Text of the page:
It’s a feast for corvids this week on Vertiguys as the Kindly Ones declare war on the Dreaming. Meanwhile, Rose receives a message, the Corinthian shares a vision, and Nuala makes a choice with the best of intentions.
No show next week – we’ll be back in two with Hellblazer.
1:13 – We’re talking about Zeno’s paradoxes of motion. We meant to say Achilles, not Archimedes.
4:16 – Harun al-Raschid passed through a door of fire in his vault in Sandman #50, “Ramadan.”
5:10 – This reminded Sean of a key speech from Sheriff of Babylon (which we reviewed here) comparing America to a new God. Also, it’s unclear if the narration refers to South Africa or just southern Africa, but it could also be the white guy we see is the god of white South Africans, who has his own interest in whether the country is unified. Apartheid officially ended in South Africa on June 17, 1991, not long before the publication of this issue.
6:14 – More on skerries and shifting places in A Game of You and “Soft Places.”
6:26 – Narration in Sandman #2 mentioned that Cain and Abel’s Houses of Mystery and Secrets are “old way stations on the frontiers of Nightmare.”
7:41 – Sean, for one, actually liked Mass Effect 3’s controversial ending, as discussed here.
8:07 – The stuff that makes The Dreaming work should not be confused with the stuff that makes the dream work (teamwork).
9:31 – “Parklife” is a song by Blur, from their 1994 album of the same name, which is the best of their records. The sign that we see is in Hungarian. Perhaps Neil Gaiman made use of a Hungarian phrasebook?
24:02 – Richard Scarry was an incredibly prolific children’s author, best known for the Busytown books.
24:21 – The Vikings is a 1958 historical action comedy starring Kirk Douglas and Tony Curtis and directed by Richard Fleischer. We can tell you firsthand, the accents are terrible.
25:47 – Many cultures, including Thessaly’s own ancient Greeks, went on to feast on the remains of sacrificial animals. Although the ancient Hebrews were known for burning animal sacrifices whole (I always thought the point had been to deprive yourself of a useful animal), Jewish tradition also offers strictly prescribed ritual for slaughtering animals for food. Jewish doctrine has prohibited animal sacrifice since the destruction of the Second Temple in 70 CE, but the ritual method is still used today in the preparation of kosher meat.
30:25 – Sean said Norns here, but although the Norns are three female figures that reign over destiny and weave the threads of fate, they’re the Norse version. It’s the Greek Moirai or Fates that are clearly delineated as Clotho, the spinner, Lachesis, the measurer, and Atropos, the cutter.
30:43 – Actually, the song is probably “Sunday Morning” from the Velvet Underground’s 1967 debut album The Velvet Underground & Nico. (Thanks to David Goldfarb and Ralf Hildebrandt at The Annotated Sandman for this one.) “I’ve got a feeling I don’t want to know” might be the lyric that resonates with Rose right now. Note also that, continuing the week motif of the previous issue, Rose is singing this on Sunday morning.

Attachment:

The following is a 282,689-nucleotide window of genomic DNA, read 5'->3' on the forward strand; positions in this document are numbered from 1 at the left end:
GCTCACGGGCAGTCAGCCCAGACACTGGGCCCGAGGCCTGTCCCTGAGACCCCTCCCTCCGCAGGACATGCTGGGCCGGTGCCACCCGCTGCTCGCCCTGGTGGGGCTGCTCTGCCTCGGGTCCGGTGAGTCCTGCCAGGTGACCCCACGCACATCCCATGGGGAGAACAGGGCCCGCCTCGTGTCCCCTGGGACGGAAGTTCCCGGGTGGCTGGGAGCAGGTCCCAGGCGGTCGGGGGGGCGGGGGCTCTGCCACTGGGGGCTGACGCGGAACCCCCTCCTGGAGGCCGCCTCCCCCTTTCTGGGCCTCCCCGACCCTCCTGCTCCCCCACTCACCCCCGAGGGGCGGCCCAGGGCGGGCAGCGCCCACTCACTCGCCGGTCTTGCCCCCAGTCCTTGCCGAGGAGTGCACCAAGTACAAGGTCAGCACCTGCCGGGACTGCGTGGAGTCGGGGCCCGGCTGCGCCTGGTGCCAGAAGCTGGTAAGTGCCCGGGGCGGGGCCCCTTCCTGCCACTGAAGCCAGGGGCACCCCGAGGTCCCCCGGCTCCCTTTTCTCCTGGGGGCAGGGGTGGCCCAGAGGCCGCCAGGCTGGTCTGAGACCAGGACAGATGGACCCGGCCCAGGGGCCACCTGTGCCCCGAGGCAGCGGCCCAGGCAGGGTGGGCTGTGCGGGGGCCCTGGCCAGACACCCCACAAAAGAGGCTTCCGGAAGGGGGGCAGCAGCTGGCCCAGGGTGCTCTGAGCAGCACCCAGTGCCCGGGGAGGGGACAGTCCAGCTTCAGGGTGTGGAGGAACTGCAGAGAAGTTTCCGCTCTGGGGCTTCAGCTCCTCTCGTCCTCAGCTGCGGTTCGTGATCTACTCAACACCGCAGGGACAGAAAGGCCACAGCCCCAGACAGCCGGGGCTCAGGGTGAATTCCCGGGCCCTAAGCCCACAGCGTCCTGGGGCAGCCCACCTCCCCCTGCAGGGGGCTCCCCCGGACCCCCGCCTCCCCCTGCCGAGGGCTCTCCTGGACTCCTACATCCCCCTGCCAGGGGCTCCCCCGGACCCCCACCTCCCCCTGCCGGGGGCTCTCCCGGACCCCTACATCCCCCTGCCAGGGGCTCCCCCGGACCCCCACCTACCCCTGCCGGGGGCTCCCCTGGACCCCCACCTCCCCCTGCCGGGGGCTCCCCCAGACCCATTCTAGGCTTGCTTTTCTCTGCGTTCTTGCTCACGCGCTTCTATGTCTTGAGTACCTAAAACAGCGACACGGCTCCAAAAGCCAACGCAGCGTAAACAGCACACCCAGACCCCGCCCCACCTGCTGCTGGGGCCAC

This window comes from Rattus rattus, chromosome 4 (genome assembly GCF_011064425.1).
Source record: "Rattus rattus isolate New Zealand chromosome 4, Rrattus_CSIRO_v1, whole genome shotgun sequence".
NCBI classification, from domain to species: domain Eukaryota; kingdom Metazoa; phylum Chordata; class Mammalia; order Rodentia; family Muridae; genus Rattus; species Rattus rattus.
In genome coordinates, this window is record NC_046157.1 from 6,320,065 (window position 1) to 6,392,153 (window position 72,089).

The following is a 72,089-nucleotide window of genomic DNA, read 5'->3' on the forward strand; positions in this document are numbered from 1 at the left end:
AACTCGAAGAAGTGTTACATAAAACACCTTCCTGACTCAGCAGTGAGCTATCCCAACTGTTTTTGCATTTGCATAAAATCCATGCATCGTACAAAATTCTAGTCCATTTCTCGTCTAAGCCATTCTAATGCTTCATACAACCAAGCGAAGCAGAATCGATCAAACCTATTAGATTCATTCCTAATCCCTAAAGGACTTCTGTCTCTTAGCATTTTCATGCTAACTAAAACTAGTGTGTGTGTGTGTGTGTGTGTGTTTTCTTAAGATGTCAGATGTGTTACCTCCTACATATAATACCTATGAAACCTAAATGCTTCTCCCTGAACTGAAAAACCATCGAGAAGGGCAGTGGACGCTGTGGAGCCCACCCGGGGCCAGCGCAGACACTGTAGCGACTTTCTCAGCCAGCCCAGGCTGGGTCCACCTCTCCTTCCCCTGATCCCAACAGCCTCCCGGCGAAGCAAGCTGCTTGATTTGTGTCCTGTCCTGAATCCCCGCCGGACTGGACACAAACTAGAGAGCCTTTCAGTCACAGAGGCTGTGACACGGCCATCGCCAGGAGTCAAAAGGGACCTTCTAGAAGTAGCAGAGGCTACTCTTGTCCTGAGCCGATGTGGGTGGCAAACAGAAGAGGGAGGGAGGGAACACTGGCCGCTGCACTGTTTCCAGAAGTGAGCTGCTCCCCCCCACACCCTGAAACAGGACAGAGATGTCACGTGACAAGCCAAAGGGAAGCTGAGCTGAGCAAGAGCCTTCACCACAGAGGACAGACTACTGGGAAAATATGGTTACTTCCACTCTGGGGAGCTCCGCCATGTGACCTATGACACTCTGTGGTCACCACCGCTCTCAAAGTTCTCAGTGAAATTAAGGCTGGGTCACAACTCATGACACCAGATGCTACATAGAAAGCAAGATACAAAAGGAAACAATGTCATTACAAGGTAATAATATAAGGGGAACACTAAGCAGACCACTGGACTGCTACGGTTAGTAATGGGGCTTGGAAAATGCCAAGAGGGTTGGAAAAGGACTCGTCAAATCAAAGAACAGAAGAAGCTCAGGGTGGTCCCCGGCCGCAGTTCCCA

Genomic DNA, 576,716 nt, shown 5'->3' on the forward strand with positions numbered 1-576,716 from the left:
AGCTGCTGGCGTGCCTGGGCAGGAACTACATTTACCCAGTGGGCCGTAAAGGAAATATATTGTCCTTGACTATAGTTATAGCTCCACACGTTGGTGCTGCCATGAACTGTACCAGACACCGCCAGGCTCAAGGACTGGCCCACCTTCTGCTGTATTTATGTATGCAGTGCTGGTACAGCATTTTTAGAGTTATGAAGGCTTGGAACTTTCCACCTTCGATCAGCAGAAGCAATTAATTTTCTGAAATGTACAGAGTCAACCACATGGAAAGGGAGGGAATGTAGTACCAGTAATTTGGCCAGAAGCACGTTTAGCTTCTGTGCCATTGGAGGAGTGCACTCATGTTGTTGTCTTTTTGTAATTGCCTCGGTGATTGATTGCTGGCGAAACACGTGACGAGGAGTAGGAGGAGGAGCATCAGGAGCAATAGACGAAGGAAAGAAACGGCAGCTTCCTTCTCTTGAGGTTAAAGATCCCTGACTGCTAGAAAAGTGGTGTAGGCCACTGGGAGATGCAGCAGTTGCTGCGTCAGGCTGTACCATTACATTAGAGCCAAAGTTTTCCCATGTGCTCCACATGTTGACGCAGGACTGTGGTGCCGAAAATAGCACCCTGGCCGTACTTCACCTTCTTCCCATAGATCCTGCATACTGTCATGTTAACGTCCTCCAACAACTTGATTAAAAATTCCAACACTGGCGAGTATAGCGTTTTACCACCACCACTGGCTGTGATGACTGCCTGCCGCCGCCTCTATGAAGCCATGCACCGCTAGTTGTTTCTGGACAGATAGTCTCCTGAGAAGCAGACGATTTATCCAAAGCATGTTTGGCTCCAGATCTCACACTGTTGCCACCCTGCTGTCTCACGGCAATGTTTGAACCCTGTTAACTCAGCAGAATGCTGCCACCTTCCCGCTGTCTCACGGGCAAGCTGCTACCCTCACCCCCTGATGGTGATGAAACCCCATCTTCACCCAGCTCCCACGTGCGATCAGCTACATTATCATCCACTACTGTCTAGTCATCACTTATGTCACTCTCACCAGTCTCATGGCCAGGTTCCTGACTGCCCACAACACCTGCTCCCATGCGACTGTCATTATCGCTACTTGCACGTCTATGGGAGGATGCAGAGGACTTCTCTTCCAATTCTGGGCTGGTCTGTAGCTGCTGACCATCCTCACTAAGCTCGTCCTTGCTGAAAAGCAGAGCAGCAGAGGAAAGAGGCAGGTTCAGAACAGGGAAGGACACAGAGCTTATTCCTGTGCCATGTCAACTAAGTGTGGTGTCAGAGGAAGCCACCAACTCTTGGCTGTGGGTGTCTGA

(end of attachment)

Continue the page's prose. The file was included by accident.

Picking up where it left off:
32:26 – William Butler Yeats was an Irish poet and Nobel laureate who was active from 1889 until his death in 1939. His best known poems include The Second Coming and Easter, 1916.
36:27 – The song we’re referring to is “Cupid’s Victim” from 2001’s Tiger Army II: Power of Moonlite.
36:39 – Florence Welch is an English singer-songwriter best known for the four albums she recorded with Florence + the Machine.
37:17 – The phrase “sanctum sanctorum,” of course, made me think of known douchebag Dr. Stephen Strange. Also, it’s important that every mage’s sanctum has a big oval-shaped window.
37:48 – “You only like the beginnings of things” is, perhaps coincidentally, a line from the fourth season finale of Mad Men.
42:23 – All of Gilbert’s dying speech is good. We skipped a part where he mentioned particularly treasured memories, especially “a kiss… once… on the cheek… from a friend.” We think this is referring to something that happened between him and Rose in Doll’s House, but we couldn’t find it.
49:10 – Raven “Mystique” Darkholme was terribly embarrassed to be there and insists that she does not eat carrion.
49:35 – Matthew literally splits his time between Eve and Dream. For example, they showed up at Abel’s house together in “Parliament of Rooks,” and Dream banished Matthew to Eve’s cave while he was being solitary and despondent after the breakup in Brief Lives.
54:09 – According Norse myth and Marvel comics, Bor is the father of Odin. I don’t recall if he’s mentioned in Gaiman’s volume on the subject, however.
1:05:20 – That’s a quote from Firefly.
1:10:00 – Sean was thinking about this David Mazuchelli page from Daredevil #227:
1:13:04 – And here I’m quoting the first Resident Evil game.
1:13:14 – Sean was thinking of the word “empowered.” The Furies are empowered by their responsibility to punish the guilty in a similar way to Morpheus.
1:13:20 – Another random quote, this one from Guy Ritchie’s 2001 film Snatch.
1:13:55 – If there wasn’t already one in the series, you could almost say the Furies are the living manifestation of destiny.
1:14:47 – Interestingly, in The Doll’s House, Gilbert said that terminating a dream vortex was the only time Morpheus was “empowered to take human life,” which could be read as saying it’s against the rules, or that he physically can’t do it in any other circumstances. The latter reading seems to be contradicted by his attempt to kill Lyta here, as well as his killing Orpheus (who was immortal, but probably still human, if he ever was) at the end of Brief Lives.
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